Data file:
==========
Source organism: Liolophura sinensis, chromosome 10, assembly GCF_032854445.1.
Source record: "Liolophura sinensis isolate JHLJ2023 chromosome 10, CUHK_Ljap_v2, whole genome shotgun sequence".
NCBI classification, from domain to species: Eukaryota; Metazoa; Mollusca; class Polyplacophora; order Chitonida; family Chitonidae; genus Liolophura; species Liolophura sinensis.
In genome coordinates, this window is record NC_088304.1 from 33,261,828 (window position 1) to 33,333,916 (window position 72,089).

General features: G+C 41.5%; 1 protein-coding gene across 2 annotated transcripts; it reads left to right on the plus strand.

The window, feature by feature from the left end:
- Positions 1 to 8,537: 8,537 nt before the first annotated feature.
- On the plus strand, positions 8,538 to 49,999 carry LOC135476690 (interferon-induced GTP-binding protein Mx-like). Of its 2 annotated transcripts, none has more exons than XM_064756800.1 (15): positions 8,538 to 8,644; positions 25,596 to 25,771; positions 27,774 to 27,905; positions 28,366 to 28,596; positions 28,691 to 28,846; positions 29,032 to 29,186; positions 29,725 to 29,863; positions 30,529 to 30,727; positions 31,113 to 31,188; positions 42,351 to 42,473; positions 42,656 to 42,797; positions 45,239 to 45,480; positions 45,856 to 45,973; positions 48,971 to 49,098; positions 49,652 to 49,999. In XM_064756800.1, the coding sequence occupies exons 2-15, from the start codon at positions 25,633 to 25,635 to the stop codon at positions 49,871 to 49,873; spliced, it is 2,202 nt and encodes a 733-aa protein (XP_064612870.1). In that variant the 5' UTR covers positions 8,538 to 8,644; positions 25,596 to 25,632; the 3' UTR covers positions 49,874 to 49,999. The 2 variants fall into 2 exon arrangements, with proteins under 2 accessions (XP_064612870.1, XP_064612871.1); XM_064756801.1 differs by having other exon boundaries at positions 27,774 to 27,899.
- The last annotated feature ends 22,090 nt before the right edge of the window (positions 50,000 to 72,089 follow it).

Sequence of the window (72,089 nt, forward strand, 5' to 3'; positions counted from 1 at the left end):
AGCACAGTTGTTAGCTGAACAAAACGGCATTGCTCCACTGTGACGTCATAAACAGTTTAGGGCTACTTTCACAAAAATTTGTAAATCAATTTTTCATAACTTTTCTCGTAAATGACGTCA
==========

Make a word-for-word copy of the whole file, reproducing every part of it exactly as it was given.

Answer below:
Source organism: Liolophura sinensis, chromosome 10, assembly GCF_032854445.1.
Source record: "Liolophura sinensis isolate JHLJ2023 chromosome 10, CUHK_Ljap_v2, whole genome shotgun sequence".
NCBI classification, from domain to species: Eukaryota; Metazoa; Mollusca; class Polyplacophora; order Chitonida; family Chitonidae; genus Liolophura; species Liolophura sinensis.
In genome coordinates, this window is record NC_088304.1 from 33,261,828 (window position 1) to 33,333,916 (window position 72,089).

General features: G+C 41.5%; 1 protein-coding gene across 2 annotated transcripts; it reads left to right on the plus strand.

The window, feature by feature from the left end:
- Positions 1 to 8,537: 8,537 nt before the first annotated feature.
- On the plus strand, positions 8,538 to 49,999 carry LOC135476690 (interferon-induced GTP-binding protein Mx-like). Of its 2 annotated transcripts, none has more exons than XM_064756800.1 (15): positions 8,538 to 8,644; positions 25,596 to 25,771; positions 27,774 to 27,905; positions 28,366 to 28,596; positions 28,691 to 28,846; positions 29,032 to 29,186; positions 29,725 to 29,863; positions 30,529 to 30,727; positions 31,113 to 31,188; positions 42,351 to 42,473; positions 42,656 to 42,797; positions 45,239 to 45,480; positions 45,856 to 45,973; positions 48,971 to 49,098; positions 49,652 to 49,999. In XM_064756800.1, the coding sequence occupies exons 2-15, from the start codon at positions 25,633 to 25,635 to the stop codon at positions 49,871 to 49,873; spliced, it is 2,202 nt and encodes a 733-aa protein (XP_064612870.1). In that variant the 5' UTR covers positions 8,538 to 8,644; positions 25,596 to 25,632; the 3' UTR covers positions 49,874 to 49,999. The 2 variants fall into 2 exon arrangements, with proteins under 2 accessions (XP_064612870.1, XP_064612871.1); XM_064756801.1 differs by having other exon boundaries at positions 27,774 to 27,899.
- The last annotated feature ends 22,090 nt before the right edge of the window (positions 50,000 to 72,089 follow it).

Sequence of the window (72,089 nt, forward strand, 5' to 3'; positions counted from 1 at the left end):
AGCACAGTTGTTAGCTGAACAAAACGGCATTGCTCCACTGTGACGTCATAAACAGTTTAGGGCTACTTTCACAAAAATTTGTAAATCAATTTTTCATAACTTTTCTCGTAAATGACGTCA